Everything I Never Told You - Celeste Ng

Genre: Fiction
Synopsis: Lydia is dead. But they don’t know this yet . . . So begins this debut novel about a mixed-race family living in 1970s Ohio and the tragedy that will either be their undoing or their salvation. Lydia is the favorite child of Marilyn and James Lee; their middle daughter, a girl who inherited her mother’s bright blue eyes and her father’s jet-black hair. Her parents are determined that Lydia will fulfill the dreams they were unable to pursue—in Marilyn’s case that her daughter become a doctor rather than a homemaker, in James’s case that Lydia be popular at school, a girl with a busy social life and the center of every party. When Lydia’s body is found in the local lake, the delicate balancing act that has been keeping the Lee family together tumbles into chaos, forcing them to confront the long-kept secrets that have been slowly pulling them apart.


Review: Even if this was not a debut novel, it would be a remarkable read; the fact that it is only lends further credit to this talented author. This is not a crime thriller or mystery, but rather a dramatic tale of longing for missed chances, the pressure of expectation and the isolating nature of unshared secrets. Set in the context of 1970s Ohio, the Lee parents struggle against the racial prejudices of their time to become the things they want to be, to be seen as successful and normal, and if nothing else, to acquire those things for their children. As a story about domestic turmoil, this novel is beautifully written and exceptionally evocative.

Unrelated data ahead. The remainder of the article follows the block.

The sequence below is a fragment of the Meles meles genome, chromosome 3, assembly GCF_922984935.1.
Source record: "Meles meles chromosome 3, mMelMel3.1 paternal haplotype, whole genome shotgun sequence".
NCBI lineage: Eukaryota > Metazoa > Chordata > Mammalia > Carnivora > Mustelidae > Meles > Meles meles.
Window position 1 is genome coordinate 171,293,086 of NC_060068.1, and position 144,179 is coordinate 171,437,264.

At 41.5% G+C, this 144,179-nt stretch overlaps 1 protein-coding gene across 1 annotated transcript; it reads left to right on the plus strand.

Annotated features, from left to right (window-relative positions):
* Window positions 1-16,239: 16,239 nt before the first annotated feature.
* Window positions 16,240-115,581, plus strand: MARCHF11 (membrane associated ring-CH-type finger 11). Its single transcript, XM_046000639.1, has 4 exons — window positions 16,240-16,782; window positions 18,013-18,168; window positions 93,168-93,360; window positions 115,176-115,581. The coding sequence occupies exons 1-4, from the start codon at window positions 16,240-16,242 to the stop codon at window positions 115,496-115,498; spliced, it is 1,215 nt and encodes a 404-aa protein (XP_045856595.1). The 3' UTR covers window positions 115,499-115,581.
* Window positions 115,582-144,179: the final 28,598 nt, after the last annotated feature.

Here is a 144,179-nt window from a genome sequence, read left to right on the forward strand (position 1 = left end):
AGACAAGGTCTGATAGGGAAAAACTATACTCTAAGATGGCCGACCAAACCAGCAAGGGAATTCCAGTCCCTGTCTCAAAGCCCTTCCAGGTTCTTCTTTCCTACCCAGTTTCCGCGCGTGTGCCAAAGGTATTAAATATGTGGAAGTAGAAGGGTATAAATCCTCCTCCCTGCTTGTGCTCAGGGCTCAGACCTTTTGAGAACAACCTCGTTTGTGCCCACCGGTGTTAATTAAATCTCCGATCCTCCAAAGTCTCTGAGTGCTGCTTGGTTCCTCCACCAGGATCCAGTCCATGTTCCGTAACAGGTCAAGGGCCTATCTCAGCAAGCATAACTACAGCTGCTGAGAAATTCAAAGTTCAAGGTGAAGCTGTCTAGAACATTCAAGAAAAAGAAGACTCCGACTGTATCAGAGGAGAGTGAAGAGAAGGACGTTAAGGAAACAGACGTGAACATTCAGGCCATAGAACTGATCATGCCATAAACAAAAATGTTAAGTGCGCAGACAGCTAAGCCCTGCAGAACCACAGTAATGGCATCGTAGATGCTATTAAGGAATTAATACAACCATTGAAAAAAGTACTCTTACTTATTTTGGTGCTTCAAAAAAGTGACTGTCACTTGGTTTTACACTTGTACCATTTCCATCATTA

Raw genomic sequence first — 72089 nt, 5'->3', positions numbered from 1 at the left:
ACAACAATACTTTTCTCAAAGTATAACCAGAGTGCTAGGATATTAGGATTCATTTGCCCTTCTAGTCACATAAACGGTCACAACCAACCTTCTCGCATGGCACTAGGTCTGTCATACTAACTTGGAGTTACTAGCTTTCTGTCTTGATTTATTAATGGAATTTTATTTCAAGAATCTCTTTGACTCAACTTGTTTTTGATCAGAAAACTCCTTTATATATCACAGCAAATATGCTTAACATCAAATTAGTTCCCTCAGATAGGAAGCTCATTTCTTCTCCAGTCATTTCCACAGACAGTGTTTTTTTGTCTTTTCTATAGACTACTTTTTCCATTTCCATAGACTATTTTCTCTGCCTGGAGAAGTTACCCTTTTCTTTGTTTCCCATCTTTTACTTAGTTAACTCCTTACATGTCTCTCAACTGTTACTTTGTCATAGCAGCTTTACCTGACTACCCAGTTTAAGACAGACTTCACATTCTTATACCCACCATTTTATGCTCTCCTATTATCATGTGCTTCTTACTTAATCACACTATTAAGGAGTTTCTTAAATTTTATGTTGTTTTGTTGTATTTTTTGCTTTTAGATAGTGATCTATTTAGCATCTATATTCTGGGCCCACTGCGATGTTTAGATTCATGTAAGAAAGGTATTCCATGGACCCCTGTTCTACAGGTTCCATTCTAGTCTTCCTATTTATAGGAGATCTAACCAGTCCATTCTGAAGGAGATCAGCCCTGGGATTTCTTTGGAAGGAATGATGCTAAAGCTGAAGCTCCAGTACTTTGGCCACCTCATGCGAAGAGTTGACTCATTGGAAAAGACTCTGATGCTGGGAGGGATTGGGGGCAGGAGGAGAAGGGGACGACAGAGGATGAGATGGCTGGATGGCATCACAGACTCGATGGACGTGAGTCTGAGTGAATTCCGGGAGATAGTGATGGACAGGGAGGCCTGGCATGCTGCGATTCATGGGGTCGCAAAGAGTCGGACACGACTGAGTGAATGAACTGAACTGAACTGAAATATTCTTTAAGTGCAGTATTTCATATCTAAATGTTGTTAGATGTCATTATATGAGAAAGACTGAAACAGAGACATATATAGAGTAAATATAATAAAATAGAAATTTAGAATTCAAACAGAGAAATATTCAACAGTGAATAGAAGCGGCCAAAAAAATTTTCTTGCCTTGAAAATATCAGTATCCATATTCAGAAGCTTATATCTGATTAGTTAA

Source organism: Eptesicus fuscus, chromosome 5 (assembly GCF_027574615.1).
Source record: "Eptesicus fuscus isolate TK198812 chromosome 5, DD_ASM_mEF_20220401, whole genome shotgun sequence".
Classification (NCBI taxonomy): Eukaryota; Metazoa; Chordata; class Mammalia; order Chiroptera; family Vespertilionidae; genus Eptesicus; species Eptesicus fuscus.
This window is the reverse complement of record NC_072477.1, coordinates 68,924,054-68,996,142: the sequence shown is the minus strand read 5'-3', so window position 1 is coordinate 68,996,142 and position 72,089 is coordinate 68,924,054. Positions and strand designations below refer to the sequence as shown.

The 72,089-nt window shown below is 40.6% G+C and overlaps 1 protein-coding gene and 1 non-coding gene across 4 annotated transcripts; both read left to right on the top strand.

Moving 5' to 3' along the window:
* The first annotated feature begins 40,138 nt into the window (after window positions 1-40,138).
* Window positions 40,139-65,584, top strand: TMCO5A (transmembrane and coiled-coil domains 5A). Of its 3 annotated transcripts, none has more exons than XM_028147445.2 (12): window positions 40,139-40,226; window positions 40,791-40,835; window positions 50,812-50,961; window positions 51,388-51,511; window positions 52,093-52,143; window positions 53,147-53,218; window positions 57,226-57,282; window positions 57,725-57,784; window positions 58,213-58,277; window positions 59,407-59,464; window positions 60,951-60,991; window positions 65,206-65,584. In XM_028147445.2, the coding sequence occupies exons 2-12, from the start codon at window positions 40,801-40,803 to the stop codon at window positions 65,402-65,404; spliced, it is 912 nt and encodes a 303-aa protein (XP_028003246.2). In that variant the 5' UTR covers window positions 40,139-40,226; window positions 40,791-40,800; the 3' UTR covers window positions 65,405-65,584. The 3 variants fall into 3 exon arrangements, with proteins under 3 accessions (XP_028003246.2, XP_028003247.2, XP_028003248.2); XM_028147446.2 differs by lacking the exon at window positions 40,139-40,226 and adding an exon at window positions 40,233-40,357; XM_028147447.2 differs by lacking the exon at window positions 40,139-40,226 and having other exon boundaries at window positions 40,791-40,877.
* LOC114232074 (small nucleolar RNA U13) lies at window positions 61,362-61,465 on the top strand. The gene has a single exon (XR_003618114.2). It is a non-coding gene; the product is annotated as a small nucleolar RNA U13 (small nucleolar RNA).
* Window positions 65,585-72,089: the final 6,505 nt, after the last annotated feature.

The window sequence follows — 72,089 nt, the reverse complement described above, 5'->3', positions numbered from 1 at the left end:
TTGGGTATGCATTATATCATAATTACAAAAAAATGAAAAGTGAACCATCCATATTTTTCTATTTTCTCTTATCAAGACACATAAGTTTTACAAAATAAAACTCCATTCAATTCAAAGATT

I liked the fact that the very first sentence tells you that Lydia is dead, it removes any element of surprise or mystery and instead says, 'okay, this is what happened, now let's talk about why.' Each character gradually weaves the threads of their perspective into the complex whole vision of the Lee family, ultimately revealing what exactly happened to Lydia. The story moves along at a gentle pace, encouraging you to really get wrapped up in the delicate writing. I liked all of the characters in the story, and enjoyed learning about the complicated twists and turns their lives took in order to end up at this tragic conclusion; although I would have liked to see more from Jack. That said, while the characters didn't lack depth, their depiction lacked a little imagination. I felt that the author depicted the 'type' and 'aim' of each parent, particularly, (see synopsis) so strongly that it became a tad cartoonish - it felt somewhat unlikely that such overt intentions would manage to remain unaddressed for so long.

Regardless, the emotions expressed by each character are the driving force behind all of the actions and consequences throughout the novel, and they felt real. Anything that might be lacking in imagination is absolutely made up for with heartfelt emotion and immersive writing. Highly recommended read.

Rating: 4/5

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